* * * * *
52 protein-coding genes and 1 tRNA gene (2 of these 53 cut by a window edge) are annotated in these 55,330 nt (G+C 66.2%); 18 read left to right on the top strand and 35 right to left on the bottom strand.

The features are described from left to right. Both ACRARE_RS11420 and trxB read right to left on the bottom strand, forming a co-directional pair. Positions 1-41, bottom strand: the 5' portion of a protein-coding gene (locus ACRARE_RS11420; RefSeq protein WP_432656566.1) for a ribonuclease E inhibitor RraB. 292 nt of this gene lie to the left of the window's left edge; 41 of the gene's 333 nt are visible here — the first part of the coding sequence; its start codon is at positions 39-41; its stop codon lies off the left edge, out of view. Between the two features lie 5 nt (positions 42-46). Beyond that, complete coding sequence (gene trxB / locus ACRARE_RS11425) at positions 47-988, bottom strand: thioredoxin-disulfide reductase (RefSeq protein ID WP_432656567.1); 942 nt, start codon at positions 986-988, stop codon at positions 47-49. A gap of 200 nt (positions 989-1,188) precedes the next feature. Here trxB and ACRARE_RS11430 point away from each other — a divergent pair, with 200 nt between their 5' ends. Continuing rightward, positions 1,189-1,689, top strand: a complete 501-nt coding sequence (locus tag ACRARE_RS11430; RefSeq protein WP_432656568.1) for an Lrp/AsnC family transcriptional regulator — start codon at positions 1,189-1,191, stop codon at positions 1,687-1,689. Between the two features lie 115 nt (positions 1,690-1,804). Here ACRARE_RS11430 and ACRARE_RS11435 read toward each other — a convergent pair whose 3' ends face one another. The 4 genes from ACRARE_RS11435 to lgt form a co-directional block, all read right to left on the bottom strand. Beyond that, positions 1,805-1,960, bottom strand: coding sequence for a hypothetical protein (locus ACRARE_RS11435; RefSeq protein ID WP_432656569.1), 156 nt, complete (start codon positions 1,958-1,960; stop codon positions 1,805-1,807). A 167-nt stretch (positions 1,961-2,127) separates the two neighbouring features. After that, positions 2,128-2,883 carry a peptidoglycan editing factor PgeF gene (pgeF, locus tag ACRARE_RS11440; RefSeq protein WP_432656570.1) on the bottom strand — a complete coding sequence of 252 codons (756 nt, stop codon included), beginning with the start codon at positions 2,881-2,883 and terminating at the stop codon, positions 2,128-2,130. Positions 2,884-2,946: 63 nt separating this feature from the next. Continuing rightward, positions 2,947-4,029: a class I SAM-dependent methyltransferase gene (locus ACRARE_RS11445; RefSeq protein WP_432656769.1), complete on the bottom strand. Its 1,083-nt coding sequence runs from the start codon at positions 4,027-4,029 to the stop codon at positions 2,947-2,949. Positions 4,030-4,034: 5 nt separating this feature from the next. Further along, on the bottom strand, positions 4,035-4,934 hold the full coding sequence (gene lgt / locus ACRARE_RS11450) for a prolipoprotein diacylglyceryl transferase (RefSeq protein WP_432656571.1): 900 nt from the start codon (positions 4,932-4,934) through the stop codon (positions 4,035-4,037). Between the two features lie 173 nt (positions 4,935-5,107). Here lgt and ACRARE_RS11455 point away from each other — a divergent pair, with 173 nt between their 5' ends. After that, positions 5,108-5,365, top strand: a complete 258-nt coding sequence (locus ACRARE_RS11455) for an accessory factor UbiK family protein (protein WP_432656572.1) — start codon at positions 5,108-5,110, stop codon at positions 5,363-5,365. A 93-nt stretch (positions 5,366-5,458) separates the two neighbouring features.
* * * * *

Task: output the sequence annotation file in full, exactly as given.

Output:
52 protein-coding genes and 1 tRNA gene (2 of these 53 cut by a window edge) are annotated in these 55,330 nt (G+C 66.2%); 18 read left to right on the top strand and 35 right to left on the bottom strand.

The features are described from left to right. Both ACRARE_RS11420 and trxB read right to left on the bottom strand, forming a co-directional pair. Positions 1-41, bottom strand: the 5' portion of a protein-coding gene (locus ACRARE_RS11420; RefSeq protein WP_432656566.1) for a ribonuclease E inhibitor RraB. 292 nt of this gene lie to the left of the window's left edge; 41 of the gene's 333 nt are visible here — the first part of the coding sequence; its start codon is at positions 39-41; its stop codon lies off the left edge, out of view. Between the two features lie 5 nt (positions 42-46). Beyond that, complete coding sequence (gene trxB / locus ACRARE_RS11425) at positions 47-988, bottom strand: thioredoxin-disulfide reductase (RefSeq protein ID WP_432656567.1); 942 nt, start codon at positions 986-988, stop codon at positions 47-49. A gap of 200 nt (positions 989-1,188) precedes the next feature. Here trxB and ACRARE_RS11430 point away from each other — a divergent pair, with 200 nt between their 5' ends. Continuing rightward, positions 1,189-1,689, top strand: a complete 501-nt coding sequence (locus tag ACRARE_RS11430; RefSeq protein WP_432656568.1) for an Lrp/AsnC family transcriptional regulator — start codon at positions 1,189-1,191, stop codon at positions 1,687-1,689. Between the two features lie 115 nt (positions 1,690-1,804). Here ACRARE_RS11430 and ACRARE_RS11435 read toward each other — a convergent pair whose 3' ends face one another. The 4 genes from ACRARE_RS11435 to lgt form a co-directional block, all read right to left on the bottom strand. Beyond that, positions 1,805-1,960, bottom strand: coding sequence for a hypothetical protein (locus ACRARE_RS11435; RefSeq protein ID WP_432656569.1), 156 nt, complete (start codon positions 1,958-1,960; stop codon positions 1,805-1,807). A 167-nt stretch (positions 1,961-2,127) separates the two neighbouring features. After that, positions 2,128-2,883 carry a peptidoglycan editing factor PgeF gene (pgeF, locus tag ACRARE_RS11440; RefSeq protein WP_432656570.1) on the bottom strand — a complete coding sequence of 252 codons (756 nt, stop codon included), beginning with the start codon at positions 2,881-2,883 and terminating at the stop codon, positions 2,128-2,130. Positions 2,884-2,946: 63 nt separating this feature from the next. Continuing rightward, positions 2,947-4,029: a class I SAM-dependent methyltransferase gene (locus ACRARE_RS11445; RefSeq protein WP_432656769.1), complete on the bottom strand. Its 1,083-nt coding sequence runs from the start codon at positions 4,027-4,029 to the stop codon at positions 2,947-2,949. Positions 4,030-4,034: 5 nt separating this feature from the next. Further along, on the bottom strand, positions 4,035-4,934 hold the full coding sequence (gene lgt / locus ACRARE_RS11450) for a prolipoprotein diacylglyceryl transferase (RefSeq protein WP_432656571.1): 900 nt from the start codon (positions 4,932-4,934) through the stop codon (positions 4,035-4,037). Between the two features lie 173 nt (positions 4,935-5,107). Here lgt and ACRARE_RS11455 point away from each other — a divergent pair, with 173 nt between their 5' ends. After that, positions 5,108-5,365, top strand: a complete 258-nt coding sequence (locus ACRARE_RS11455) for an accessory factor UbiK family protein (protein WP_432656572.1) — start codon at positions 5,108-5,110, stop codon at positions 5,363-5,365. A 93-nt stretch (positions 5,366-5,458) separates the two neighbouring features.